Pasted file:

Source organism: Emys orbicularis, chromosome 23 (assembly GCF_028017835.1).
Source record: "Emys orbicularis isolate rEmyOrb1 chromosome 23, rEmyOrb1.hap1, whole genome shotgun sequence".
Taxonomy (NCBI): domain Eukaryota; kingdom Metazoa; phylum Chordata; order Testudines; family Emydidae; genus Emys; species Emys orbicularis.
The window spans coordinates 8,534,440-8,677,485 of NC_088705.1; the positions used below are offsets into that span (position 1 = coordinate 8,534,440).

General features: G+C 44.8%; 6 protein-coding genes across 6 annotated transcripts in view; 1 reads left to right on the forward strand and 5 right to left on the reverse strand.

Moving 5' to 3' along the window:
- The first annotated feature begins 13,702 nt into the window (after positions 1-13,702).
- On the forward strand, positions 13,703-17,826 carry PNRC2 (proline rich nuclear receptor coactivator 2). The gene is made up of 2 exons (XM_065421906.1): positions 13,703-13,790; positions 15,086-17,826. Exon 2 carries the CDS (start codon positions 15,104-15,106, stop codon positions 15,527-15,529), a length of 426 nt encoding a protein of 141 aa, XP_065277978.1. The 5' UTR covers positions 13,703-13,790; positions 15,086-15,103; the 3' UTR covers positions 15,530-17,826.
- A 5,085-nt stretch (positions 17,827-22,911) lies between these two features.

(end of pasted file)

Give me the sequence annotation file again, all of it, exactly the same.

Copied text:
Source organism: Emys orbicularis, chromosome 23 (assembly GCF_028017835.1).
Source record: "Emys orbicularis isolate rEmyOrb1 chromosome 23, rEmyOrb1.hap1, whole genome shotgun sequence".
Taxonomy (NCBI): domain Eukaryota; kingdom Metazoa; phylum Chordata; order Testudines; family Emydidae; genus Emys; species Emys orbicularis.
The window spans coordinates 8,534,440-8,677,485 of NC_088705.1; the positions used below are offsets into that span (position 1 = coordinate 8,534,440).

General features: G+C 44.8%; 6 protein-coding genes across 6 annotated transcripts in view; 1 reads left to right on the forward strand and 5 right to left on the reverse strand.

Moving 5' to 3' along the window:
- The first annotated feature begins 13,702 nt into the window (after positions 1-13,702).
- On the forward strand, positions 13,703-17,826 carry PNRC2 (proline rich nuclear receptor coactivator 2). The gene is made up of 2 exons (XM_065421906.1): positions 13,703-13,790; positions 15,086-17,826. Exon 2 carries the CDS (start codon positions 15,104-15,106, stop codon positions 15,527-15,529), a length of 426 nt encoding a protein of 141 aa, XP_065277978.1. The 5' UTR covers positions 13,703-13,790; positions 15,086-15,103; the 3' UTR covers positions 15,530-17,826.
- A 5,085-nt stretch (positions 17,827-22,911) lies between these two features.